No I'm not talking about a Mustang or a Chevy Truck that was particularly difficult to restore. This post is for everyone who's owned a car made of unobtainum technology, for cars of limited production and/or limited appeal (i.e. they are all crushed by now, probably for good reason) and for cars that are extremely difficult to diagnose/repair.
Here's mine: 1989 Lincoln Continental Signature Series. The last owner actually paid my local mechanic to rebuild the awful transmission, replace the head gaskets + deck the block/heads, convert the air suspension to coils...so I paid $900 for it and "invested" over 10 times more to make it where it is today. I love the stupid Taurus-Continental, can't stop driving it.
At least it wins awards for being the nuttiest thing in a car show. 😂
There's no need to be as insane as me, but tell us what car you'd own if you had the love, the motivation, and most importantly the 💰💰💰to keep it running.
If you ever dare to own an old British motorcycle, it might cause you to better appreciate Italians. I have owned a number of Triumphs and BSAs over the years. I never fully realized how awful BSAs were until I rebuilt an A65 vertical twin. Now that I've seen the insides of one, I know why you can't keep them running.
I owned a 1996 Porsche 911 (993) that was both wonderful and terrible. It was a stunningly beautiful car. It melted my heart to look at it in my driveway. The interior was also beautiful, with rich black leather. It was scary fast and could do 60 mph in first gear with 5 more gears to go. It handled much better than earlier 911s.
Here's the bad part........first it was that the car was very mechanic unfriendly. It was difficult to perform the most simple tasks that should be easy. It seemed to be designed to be difficult to service, unlike most German cars from the 1980's. The 993 Porsche had a strange mix of crude technology. It had two distributors that were synchronized with a little rubber belt. You had to remove part of the exhaust system to change the spark plugs.
Then there was the Porsche security system. It was inflexible and required your subservience. You followed the rules or paid the price. Every time that you turned the car off and removed the key, you had to lock and unlock the car before restarting. The car had to be locked after you shut it off. In your drive way, in your garage, everywhere. If you failed to follow the sequence, lights might flash and the horn might blow.
I kept the car for less than a year.
Probably the best powerplant the Blue Oval made in the 70s for power and weight, in a killler knife edge Italian body. But since they tend toward rusting tube frames, flaky utilities and workmanship, the 'care and feeding' is daunting.................
To make the French parts sourcing a little more challenging, try an Argentine variant of the 2CV, the IES Super America. While it shares most of the body work, the suspension and brakes are different making sourcing basic maintenance items (e.g. brake pads) a nightmare. As an added frustration, the cars are very common in Argentina and parts are available but getting those parts to the US is problematic.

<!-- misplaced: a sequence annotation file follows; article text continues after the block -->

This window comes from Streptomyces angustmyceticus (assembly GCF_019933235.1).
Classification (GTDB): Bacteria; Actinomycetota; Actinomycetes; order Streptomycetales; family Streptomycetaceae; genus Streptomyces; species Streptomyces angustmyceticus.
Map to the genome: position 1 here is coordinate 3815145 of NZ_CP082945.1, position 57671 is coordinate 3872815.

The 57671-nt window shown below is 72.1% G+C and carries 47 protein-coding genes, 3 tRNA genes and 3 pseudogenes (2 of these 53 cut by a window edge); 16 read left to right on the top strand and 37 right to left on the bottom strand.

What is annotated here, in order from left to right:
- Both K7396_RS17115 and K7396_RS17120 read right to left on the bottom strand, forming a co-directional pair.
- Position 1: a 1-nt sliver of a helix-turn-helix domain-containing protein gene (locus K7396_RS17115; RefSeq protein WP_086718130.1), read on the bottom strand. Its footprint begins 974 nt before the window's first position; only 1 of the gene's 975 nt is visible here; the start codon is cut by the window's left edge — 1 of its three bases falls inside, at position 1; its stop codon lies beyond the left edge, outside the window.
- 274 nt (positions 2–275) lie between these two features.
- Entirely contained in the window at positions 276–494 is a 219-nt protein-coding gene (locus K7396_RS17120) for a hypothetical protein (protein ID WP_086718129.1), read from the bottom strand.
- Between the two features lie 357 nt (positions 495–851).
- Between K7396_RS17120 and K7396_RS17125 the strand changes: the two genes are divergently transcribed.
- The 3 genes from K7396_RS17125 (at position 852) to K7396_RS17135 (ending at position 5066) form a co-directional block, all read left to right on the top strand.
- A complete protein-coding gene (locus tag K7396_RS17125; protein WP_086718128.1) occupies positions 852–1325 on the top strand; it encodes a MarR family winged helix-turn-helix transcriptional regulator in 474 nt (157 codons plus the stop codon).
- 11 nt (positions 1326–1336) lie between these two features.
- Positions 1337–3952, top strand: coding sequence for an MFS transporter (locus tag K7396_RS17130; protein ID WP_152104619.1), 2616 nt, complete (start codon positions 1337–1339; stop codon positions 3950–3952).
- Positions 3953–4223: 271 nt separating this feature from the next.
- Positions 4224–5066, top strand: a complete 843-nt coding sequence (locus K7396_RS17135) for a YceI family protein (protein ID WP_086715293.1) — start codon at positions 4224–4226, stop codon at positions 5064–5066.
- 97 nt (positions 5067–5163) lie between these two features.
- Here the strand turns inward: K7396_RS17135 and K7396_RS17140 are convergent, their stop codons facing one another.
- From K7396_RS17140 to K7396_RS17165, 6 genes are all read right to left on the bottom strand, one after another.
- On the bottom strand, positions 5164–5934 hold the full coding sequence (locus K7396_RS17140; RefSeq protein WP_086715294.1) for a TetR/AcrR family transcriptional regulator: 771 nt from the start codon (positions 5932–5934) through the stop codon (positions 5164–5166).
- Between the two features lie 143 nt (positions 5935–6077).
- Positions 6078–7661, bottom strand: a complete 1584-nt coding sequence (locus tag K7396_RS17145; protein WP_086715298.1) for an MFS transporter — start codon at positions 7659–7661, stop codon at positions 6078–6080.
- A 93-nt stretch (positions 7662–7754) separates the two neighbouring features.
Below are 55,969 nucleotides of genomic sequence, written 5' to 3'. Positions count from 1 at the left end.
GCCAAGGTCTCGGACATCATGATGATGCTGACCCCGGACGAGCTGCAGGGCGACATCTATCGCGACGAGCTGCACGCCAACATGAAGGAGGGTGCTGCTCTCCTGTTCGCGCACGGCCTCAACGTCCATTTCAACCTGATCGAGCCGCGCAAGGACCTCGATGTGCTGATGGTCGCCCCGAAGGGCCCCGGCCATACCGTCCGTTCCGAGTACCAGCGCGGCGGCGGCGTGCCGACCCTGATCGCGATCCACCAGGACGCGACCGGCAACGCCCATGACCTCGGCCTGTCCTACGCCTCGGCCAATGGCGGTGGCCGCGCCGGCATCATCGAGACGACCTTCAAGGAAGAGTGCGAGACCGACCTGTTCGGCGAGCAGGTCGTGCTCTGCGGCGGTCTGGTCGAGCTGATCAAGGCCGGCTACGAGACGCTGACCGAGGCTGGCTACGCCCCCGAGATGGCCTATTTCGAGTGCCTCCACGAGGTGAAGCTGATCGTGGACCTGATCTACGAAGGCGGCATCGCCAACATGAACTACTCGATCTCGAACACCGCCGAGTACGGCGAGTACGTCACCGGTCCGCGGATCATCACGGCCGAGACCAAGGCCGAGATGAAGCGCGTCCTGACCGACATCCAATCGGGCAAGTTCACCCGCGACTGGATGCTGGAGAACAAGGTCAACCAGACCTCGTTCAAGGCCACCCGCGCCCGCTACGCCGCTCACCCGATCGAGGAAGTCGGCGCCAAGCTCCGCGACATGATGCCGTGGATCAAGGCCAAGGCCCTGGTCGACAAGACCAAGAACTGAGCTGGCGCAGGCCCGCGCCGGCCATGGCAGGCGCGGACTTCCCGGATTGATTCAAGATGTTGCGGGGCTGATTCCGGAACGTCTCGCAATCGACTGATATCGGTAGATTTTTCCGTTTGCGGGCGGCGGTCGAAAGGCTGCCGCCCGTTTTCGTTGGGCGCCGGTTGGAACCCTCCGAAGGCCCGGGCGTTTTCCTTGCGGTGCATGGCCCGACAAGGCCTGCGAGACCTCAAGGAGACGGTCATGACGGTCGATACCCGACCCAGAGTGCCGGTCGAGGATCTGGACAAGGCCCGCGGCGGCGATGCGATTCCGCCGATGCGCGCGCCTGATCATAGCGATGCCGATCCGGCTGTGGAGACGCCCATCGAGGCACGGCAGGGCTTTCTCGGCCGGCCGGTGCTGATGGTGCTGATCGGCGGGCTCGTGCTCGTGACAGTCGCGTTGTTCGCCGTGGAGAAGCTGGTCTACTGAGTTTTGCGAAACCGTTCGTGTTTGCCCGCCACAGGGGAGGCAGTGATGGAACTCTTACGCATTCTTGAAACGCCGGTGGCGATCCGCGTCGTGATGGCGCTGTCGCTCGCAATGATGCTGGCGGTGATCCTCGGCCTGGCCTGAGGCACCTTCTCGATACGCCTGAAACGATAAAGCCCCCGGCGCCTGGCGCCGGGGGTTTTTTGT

Without the language barrier, I've encountered similar problems with parts for my Panther Lima Series II turbo. A lot of the components were sourced from a 70s Vauxhall Magnum and are relatively easy to obtain in England but very difficult to source on this side of the pond. The joys of ownership never cease.
here's a couple American cars
1987 Pontiac Safari(not to be ever confused with the GMC Safari)
1994 Buick Roadmaster Estate Wagon
I own both cars.
the Pontiac has pretty good interior except for a patch on the passenger front seat cushion, the back of the drivers headrest, and the seat for the rear facing third row. But you want a matching fabric? good luck, no one reproduces a similar fabric in the same color. The car also originally had the woodgrain vinyl on the side, but someone removed it and all the trim, good luck finding that trim now, the quarter windows?, the rear window in the tailgate? heck I can't even find a replacement grill for this one.
The 94 Buick isn't much better, even though it has a LT1 engine, the A.I.R. pipes that go into the exhaust manifold have been discontinued for years, one broke had to have the metal check valve welded to the pipe. The height sensor for the rear self leveling suspension is another discontinued part, then there the air compressor for the system, it was only used for this one year, and for glass, again the rear window is long discontinued, along with both quarter windows with vents, it makes it a bit worse for this one then the Pontiac as here the rear window is a lift gate, while the Pontiacs rolls down into the door
but they are both pleasures to drive in their own ways, the Pontiac is a cruiser, not much for getting going but once she is it's good.
the Buick is better, the car floats on the road, and with the LT1 350 V8 it gets moving easily and quickly and the car actually handles very good for such a big boat.
I had the same experience. The 635 was in aesthetically fine condition when I purchased it but that poor machine required the maintenance mindset that the painters of the Golden Gate Bridge must have. By the time you believe you've proactively addressed everything that could possibly have worn or become dried out, the first piece fails. The best thing that eventually happened was being broadsided, walking away from a near fatal accident and giving the car back to my mechanic for parts.